Wednesday, March 25, 2020

Popping our precious bubble of reality

Gollum bit off the hobbit’s finger and danced about, shouting the words:

Precious, precious, my precious, oh precious.

But in his elation to be reunited with the one true ring, teetered on the edge of the great pit, blundered into the crack of doom and burned in the molten lava. 

This is what can happen if we are too precious. About anything. 

From sentences on the page, to strategies for closing the sale, to beliefs about what constitutes success, hanging on too tightly makes anything disappear. 

We must practice a healthy sense of separation and detachment. 

Reminds me of my album from few years ago. Halfway through our recording session, something occurred to me. There was one song that didn’t feel true. It sounded rushed and forced. It didn’t fully belong to the family of music we came to record. It was taking forever to track properly. And from a thematic perspective, the lyrics interrupted the narrative arc of the record. 

And so, we trashed it. Deleted the file forever right there at the soundboard. 

It physically caused me pain in the moment. Which is normal. Anytime we pop our precious bubble of reality, there is a feeling of sadness and loss. 

Ultimately, however, it was the right choice to make, and the album came out better in its absence. 

It also taught me not to be so damn fastidious about my songs. They are not fragile vases that are going to shatter. They are not the most important pieces of art in the history of the universe. They are not the truth itself, they are my current judgment of the truth. And there’s no use throwing a temper tantrum every time one of them doesn’t pass my precious little purity test.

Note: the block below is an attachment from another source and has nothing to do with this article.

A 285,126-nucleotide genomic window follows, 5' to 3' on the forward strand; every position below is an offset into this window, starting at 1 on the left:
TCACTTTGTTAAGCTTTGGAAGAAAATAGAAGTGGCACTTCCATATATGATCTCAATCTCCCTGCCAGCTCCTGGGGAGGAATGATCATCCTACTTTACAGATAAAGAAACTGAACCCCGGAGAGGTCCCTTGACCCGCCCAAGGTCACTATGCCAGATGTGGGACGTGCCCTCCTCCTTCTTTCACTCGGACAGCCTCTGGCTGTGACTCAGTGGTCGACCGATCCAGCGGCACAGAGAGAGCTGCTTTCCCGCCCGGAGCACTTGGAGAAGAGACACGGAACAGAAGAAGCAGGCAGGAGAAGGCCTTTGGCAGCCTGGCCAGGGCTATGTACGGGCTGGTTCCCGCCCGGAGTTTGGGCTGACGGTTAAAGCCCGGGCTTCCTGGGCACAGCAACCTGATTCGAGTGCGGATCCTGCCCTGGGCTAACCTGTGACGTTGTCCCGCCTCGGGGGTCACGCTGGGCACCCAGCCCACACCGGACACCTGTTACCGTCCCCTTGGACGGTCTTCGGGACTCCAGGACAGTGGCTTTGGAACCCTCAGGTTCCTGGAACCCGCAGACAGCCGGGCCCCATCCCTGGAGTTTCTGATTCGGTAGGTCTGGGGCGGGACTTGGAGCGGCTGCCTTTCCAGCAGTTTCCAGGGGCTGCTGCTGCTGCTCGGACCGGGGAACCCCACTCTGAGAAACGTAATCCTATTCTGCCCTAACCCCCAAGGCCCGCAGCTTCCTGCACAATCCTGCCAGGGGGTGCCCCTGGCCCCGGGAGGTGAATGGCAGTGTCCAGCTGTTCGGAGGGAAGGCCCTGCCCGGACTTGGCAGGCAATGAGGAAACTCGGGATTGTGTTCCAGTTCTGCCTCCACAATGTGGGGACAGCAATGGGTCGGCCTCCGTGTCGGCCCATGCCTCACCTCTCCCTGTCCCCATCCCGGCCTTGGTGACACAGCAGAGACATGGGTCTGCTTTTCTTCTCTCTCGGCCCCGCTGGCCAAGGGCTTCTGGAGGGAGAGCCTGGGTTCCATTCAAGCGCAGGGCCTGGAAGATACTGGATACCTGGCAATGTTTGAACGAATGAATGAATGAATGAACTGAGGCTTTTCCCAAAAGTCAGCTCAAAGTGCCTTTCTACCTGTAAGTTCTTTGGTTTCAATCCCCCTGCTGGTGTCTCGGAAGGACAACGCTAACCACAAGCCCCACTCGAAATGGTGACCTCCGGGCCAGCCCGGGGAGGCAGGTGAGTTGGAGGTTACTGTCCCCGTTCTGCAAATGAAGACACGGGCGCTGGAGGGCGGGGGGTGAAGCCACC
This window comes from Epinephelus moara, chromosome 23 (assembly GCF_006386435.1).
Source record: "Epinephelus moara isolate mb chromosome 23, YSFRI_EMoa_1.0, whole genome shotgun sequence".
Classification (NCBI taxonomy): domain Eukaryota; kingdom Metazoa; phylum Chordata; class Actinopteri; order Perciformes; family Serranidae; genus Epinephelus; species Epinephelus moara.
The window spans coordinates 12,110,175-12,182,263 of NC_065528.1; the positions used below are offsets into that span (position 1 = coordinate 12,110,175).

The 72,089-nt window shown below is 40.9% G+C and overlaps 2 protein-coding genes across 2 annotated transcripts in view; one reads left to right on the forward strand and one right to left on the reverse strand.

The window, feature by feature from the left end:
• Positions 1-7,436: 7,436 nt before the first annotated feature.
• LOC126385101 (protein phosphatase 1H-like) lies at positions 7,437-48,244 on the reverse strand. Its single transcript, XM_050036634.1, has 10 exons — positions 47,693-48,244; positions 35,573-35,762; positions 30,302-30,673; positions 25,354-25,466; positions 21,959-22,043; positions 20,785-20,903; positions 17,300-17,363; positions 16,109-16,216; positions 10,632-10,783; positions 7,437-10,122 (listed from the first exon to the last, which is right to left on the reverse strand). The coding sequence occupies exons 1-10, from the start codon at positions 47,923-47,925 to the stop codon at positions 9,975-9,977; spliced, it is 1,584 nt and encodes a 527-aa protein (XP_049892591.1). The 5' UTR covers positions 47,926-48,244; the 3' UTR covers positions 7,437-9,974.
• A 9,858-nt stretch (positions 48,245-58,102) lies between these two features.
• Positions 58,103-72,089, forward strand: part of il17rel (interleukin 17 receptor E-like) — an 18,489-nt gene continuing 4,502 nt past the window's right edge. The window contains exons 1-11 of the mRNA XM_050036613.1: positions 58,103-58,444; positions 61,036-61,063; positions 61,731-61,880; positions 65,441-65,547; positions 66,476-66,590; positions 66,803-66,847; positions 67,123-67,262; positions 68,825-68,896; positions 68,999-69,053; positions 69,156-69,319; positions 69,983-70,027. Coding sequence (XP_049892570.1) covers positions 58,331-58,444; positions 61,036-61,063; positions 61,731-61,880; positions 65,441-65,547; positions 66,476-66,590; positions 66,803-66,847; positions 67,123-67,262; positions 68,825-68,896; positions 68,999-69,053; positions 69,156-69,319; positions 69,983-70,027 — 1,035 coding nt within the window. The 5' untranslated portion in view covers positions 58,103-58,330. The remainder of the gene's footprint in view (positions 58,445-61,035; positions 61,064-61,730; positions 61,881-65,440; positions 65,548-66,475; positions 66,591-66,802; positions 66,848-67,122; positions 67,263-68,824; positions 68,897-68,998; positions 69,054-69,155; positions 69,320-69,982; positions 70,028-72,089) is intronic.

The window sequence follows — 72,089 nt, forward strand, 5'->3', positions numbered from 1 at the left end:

Couch, the great writer and literary critic, coined a phrase a hundred years ago called murder your darlings. He said that whenever we feel an impulse to perpetrate a piece of exceptionally fine writing, we should obey it whole heartedly, and then delete it before sending our manuscript to press. 

Are you willing to abandon your beliefs on a moment’s notice? 

If not, notice that. Because the more precious we are about our work, the harder it will be to make the tough choices that will resolve its problems. 

We wants it, we needs it. Must have the precious. They stole it from us. Sneaky little hobbits. Wicked, tricksy, false


LET ME ASK YA THIS...
Are you so precious that you won’t be able to do the hard things to help your ideas survive? 

* * * *
Scott Ginsberg
That Guy with the Nametag
Author. Speaker. Strategist. Inventor. Filmmaker. Publisher. Songwriter.  
scott@hellomynameisscott.com
www.nametagscott.com

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